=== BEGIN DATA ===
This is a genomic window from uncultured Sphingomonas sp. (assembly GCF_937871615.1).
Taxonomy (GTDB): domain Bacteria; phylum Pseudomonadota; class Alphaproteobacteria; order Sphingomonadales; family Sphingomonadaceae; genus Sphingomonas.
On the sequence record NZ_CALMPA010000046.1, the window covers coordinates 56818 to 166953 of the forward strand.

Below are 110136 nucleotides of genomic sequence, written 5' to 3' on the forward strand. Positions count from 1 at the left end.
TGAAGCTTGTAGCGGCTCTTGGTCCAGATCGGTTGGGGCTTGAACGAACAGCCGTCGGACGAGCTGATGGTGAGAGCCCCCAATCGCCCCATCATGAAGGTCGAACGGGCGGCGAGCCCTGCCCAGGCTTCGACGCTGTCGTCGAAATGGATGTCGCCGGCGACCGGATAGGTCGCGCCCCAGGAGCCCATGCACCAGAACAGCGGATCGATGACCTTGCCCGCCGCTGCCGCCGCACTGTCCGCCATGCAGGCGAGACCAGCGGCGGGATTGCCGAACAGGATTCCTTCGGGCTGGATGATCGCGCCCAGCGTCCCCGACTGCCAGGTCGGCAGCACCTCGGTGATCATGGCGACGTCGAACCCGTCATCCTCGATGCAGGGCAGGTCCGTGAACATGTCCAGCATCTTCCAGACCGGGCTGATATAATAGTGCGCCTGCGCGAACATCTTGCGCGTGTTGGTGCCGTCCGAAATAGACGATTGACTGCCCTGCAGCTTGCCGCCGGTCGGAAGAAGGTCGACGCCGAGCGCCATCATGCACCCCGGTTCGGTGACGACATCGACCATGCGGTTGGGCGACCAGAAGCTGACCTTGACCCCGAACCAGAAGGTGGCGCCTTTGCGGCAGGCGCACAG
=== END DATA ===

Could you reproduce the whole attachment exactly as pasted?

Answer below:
This is a genomic window from uncultured Sphingomonas sp. (assembly GCF_937871615.1).
Taxonomy (GTDB): domain Bacteria; phylum Pseudomonadota; class Alphaproteobacteria; order Sphingomonadales; family Sphingomonadaceae; genus Sphingomonas.
On the sequence record NZ_CALMPA010000046.1, the window covers coordinates 56818 to 166953 of the forward strand.

Below are 110136 nucleotides of genomic sequence, written 5' to 3' on the forward strand. Positions count from 1 at the left end.
TGAAGCTTGTAGCGGCTCTTGGTCCAGATCGGTTGGGGCTTGAACGAACAGCCGTCGGACGAGCTGATGGTGAGAGCCCCCAATCGCCCCATCATGAAGGTCGAACGGGCGGCGAGCCCTGCCCAGGCTTCGACGCTGTCGTCGAAATGGATGTCGCCGGCGACCGGATAGGTCGCGCCCCAGGAGCCCATGCACCAGAACAGCGGATCGATGACCTTGCCCGCCGCTGCCGCCGCACTGTCCGCCATGCAGGCGAGACCAGCGGCGGGATTGCCGAACAGGATTCCTTCGGGCTGGATGATCGCGCCCAGCGTCCCCGACTGCCAGGTCGGCAGCACCTCGGTGATCATGGCGACGTCGAACCCGTCATCCTCGATGCAGGGCAGGTCCGTGAACATGTCCAGCATCTTCCAGACCGGGCTGATATAATAGTGCGCCTGCGCGAACATCTTGCGCGTGTTGGTGCCGTCCGAAATAGACGATTGACTGCCCTGCAGCTTGCCGCCGGTCGGAAGAAGGTCGACGCCGAGCGCCATCATGCACCCCGGTTCGGTGACGACATCGACCATGCGGTTGGGCGACCAGAAGCTGACCTTGACCCCGAACCAGAAGGTGGCGCCTTTGCGGCAGGCGCACAG